For example, laminates weighing up to 22 ounces/square yard (745 g/square meter) were developed which provided longer life, but were heavy, bulky and required more energy to flex or clean the elements. Further drawbacks to such materials included, but were not limited to, high manufacturing costs due to the complex nature of the laminated elements, wear of the bags due to internal stresses between the laminated layers, the need for precision fitting of the elements in the filter assemblies in order to prevent movement of the filter element against the support, resulting in wear, and eventually failure, of the bag, difficulty in achieving effective cleaning, contamination due to particulation of the laminated media, larger quantities of material to dispose of after the filter bags wore out, and the need to accommodate the excess bulk of the laminated filter elements within the design of the filtration assemblies.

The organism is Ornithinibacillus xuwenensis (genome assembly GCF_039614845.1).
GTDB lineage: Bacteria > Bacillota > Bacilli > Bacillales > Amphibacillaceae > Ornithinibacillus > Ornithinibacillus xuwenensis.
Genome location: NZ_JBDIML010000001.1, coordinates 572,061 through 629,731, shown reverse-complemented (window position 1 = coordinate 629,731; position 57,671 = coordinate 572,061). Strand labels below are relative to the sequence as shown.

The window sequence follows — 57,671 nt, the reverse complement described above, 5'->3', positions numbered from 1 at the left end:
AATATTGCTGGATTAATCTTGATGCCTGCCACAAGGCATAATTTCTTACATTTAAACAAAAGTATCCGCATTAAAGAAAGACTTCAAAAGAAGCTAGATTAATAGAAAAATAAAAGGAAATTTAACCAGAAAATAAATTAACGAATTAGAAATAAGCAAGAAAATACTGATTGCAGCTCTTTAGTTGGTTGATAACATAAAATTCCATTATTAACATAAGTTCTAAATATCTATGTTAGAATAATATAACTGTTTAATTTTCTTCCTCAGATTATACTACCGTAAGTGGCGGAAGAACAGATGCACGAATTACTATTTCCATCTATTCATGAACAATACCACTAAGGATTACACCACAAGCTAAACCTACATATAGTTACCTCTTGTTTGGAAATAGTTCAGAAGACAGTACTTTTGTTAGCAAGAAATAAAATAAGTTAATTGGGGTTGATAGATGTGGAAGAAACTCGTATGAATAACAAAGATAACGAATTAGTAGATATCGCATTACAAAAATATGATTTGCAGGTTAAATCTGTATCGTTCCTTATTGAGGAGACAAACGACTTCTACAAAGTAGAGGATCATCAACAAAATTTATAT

U.S. Pat. No. 5,074,896, issued Dec. 24, 1991, in the names of Baert et al., teaches a gas filtration device in a frame of a multiplicity of elongated porous PTFE membrane filter pouches supported within by individual frames and without by a cradle. Preferred filtration membranes are described as including porous PTFE, known under the designation of Gore-Tex®, and expanded PTFE membranes. However, in the filtration systems taught by Baert et al., the filtration media made only from expanded PTFE membrane without a backing layer would not have sufficient durability to withstand the installation and operating conditions. Particularly, the expanded PTFE would be highly susceptible to wear or tear on the interior frame or cage made from e.g., metal, during filtering. Thus, the system described by Baert et al. suffers from significant limitations in performance.